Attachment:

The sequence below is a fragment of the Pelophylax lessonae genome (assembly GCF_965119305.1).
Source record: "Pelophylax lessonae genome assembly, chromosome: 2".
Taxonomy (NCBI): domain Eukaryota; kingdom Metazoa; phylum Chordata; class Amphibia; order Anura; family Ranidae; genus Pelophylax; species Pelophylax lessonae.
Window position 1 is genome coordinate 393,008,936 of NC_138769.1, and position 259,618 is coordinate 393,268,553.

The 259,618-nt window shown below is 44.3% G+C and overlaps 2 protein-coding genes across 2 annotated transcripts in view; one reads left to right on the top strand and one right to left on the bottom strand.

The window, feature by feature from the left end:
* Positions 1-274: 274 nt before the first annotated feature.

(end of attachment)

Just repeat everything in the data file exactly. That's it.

The sequence below is a fragment of the Pelophylax lessonae genome (assembly GCF_965119305.1).
Source record: "Pelophylax lessonae genome assembly, chromosome: 2".
Taxonomy (NCBI): domain Eukaryota; kingdom Metazoa; phylum Chordata; class Amphibia; order Anura; family Ranidae; genus Pelophylax; species Pelophylax lessonae.
Window position 1 is genome coordinate 393,008,936 of NC_138769.1, and position 259,618 is coordinate 393,268,553.

The 259,618-nt window shown below is 44.3% G+C and overlaps 2 protein-coding genes across 2 annotated transcripts in view; one reads left to right on the top strand and one right to left on the bottom strand.

The window, feature by feature from the left end:
* Positions 1-274: 274 nt before the first annotated feature.